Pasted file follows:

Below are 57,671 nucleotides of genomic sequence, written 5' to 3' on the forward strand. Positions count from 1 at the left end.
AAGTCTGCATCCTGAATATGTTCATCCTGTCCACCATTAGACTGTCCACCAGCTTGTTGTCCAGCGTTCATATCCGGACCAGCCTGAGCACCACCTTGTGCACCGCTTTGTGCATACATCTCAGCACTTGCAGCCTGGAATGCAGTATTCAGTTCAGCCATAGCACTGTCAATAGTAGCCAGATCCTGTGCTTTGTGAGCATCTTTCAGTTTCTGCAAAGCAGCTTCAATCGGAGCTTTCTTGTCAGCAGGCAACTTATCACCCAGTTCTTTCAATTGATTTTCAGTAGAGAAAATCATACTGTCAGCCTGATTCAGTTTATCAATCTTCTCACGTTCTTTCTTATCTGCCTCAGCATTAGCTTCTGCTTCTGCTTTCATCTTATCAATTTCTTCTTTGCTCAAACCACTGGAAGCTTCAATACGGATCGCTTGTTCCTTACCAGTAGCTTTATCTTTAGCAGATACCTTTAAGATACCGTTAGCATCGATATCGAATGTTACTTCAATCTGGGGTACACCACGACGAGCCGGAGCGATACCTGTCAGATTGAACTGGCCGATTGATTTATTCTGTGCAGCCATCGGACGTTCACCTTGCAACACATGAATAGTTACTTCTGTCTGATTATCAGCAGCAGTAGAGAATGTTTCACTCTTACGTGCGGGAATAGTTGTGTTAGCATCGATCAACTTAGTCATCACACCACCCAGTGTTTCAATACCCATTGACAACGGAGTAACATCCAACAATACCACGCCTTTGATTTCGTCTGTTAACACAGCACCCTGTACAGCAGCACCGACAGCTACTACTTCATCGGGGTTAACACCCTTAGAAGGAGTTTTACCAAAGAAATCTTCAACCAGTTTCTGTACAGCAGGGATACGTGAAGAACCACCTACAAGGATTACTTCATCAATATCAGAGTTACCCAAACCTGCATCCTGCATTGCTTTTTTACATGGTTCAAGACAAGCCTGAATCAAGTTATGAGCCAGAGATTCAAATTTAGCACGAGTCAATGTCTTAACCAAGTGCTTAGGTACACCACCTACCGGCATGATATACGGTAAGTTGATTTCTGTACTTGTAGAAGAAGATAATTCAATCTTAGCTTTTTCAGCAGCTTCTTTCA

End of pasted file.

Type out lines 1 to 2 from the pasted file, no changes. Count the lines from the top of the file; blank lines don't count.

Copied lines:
Below are 57,671 nucleotides of genomic sequence, written 5' to 3' on the forward strand. Positions count from 1 at the left end.
AAGTCTGCATCCTGAATATGTTCATCCTGTCCACCATTAGACTGTCCACCAGCTTGTTGTCCAGCGTTCATATCCGGACCAGCCTGAGCACCACCTTGTGCACCGCTTTGTGCATACATCTCAGCACTTGCAGCCTGGAATGCAGTATTCAGTTCAGCCATAGCACTGTCAATAGTAGCCAGATCCTGTGCTTTGTGAGCATCTTTCAGTTTCTGCAAAGCAGCTTCAATCGGAGCTTTCTTGTCAGCAGGCAACTTATCACCCAGTTCTTTCAATTGATTTTCAGTAGAGAAAATCATACTGTCAGCCTGATTCAGTTTATCAATCTTCTCACGTTCTTTCTTATCTGCCTCAGCATTAGCTTCTGCTTCTGCTTTCATCTTATCAATTTCTTCTTTGCTCAAACCACTGGAAGCTTCAATACGGATCGCTTGTTCCTTACCAGTAGCTTTATCTTTAGCAGATACCTTTAAGATACCGTTAGCATCGATATCGAATGTTACTTCAATCTGGGGTACACCACGACGAGCCGGAGCGATACCTGTCAGATTGAACTGGCCGATTGATTTATTCTGTGCAGCCATCGGACGTTCACCTTGCAACACATGAATAGTTACTTCTGTCTGATTATCAGCAGCAGTAGAGAATGTTTCACTCTTACGTGCGGGAATAGTTGTGTTAGCATCGATCAACTTAGTCATCACACCACCCAGTGTTTCAATACCCATTGACAACGGAGTAACATCCAACAATACCACGCCTTTGATTTCGTCTGTTAACACAGCACCCTGTACAGCAGCACCGACAGCTACTACTTCATCGGGGTTAACACCCTTAGAAGGAGTTTTACCAAAGAAATCTTCAACCAGTTTCTGTACAGCAGGGATACGTGAAGAACCACCTACAAGGATTACTTCATCAATATCAGAGTTACCCAAACCTGCATCCTGCATTGCTTTTTTACATGGTTCAAGACAAGCCTGAATCAAGTTATGAGCCAGAGATTCAAATTTAGCACGAGTCAATGTCTTAACCAAGTGCTTAGGTACACCACCTACCGGCATGATATACGGTAAGTTGATTTCTGTACTTGTAGAAGAAGATAATTCAATCTTAGCTTTTTCAGCAGCTTCTTTCA